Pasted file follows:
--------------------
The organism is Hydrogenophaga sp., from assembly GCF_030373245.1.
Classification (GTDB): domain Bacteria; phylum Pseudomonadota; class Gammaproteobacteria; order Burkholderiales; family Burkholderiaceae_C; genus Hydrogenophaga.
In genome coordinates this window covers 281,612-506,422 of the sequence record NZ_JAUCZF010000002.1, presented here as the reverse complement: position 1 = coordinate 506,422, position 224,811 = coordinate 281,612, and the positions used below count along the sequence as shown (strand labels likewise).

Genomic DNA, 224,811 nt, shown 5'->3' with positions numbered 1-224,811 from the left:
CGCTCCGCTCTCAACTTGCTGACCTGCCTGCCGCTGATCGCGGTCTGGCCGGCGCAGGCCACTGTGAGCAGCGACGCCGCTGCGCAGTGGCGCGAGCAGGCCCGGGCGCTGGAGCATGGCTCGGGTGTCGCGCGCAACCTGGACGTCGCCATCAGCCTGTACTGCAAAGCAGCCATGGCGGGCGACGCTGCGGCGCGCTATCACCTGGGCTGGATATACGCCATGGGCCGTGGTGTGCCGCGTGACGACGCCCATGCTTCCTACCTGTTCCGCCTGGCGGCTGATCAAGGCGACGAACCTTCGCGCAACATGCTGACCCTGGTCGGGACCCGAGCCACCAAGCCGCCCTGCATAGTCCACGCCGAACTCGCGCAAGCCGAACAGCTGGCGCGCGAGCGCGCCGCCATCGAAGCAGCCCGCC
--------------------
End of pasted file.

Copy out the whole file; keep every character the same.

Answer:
The organism is Hydrogenophaga sp., from assembly GCF_030373245.1.
Classification (GTDB): domain Bacteria; phylum Pseudomonadota; class Gammaproteobacteria; order Burkholderiales; family Burkholderiaceae_C; genus Hydrogenophaga.
In genome coordinates this window covers 281,612-506,422 of the sequence record NZ_JAUCZF010000002.1, presented here as the reverse complement: position 1 = coordinate 506,422, position 224,811 = coordinate 281,612, and the positions used below count along the sequence as shown (strand labels likewise).

Genomic DNA, 224,811 nt, shown 5'->3' with positions numbered 1-224,811 from the left:
CGCTCCGCTCTCAACTTGCTGACCTGCCTGCCGCTGATCGCGGTCTGGCCGGCGCAGGCCACTGTGAGCAGCGACGCCGCTGCGCAGTGGCGCGAGCAGGCCCGGGCGCTGGAGCATGGCTCGGGTGTCGCGCGCAACCTGGACGTCGCCATCAGCCTGTACTGCAAAGCAGCCATGGCGGGCGACGCTGCGGCGCGCTATCACCTGGGCTGGATATACGCCATGGGCCGTGGTGTGCCGCGTGACGACGCCCATGCTTCCTACCTGTTCCGCCTGGCGGCTGATCAAGGCGACGAACCTTCGCGCAACATGCTGACCCTGGTCGGGACCCGAGCCACCAAGCCGCCCTGCATAGTCCACGCCGAACTCGCGCAAGCCGAACAGCTGGCGCGCGAGCGCGCCGCCATCGAAGCAGCCCGCC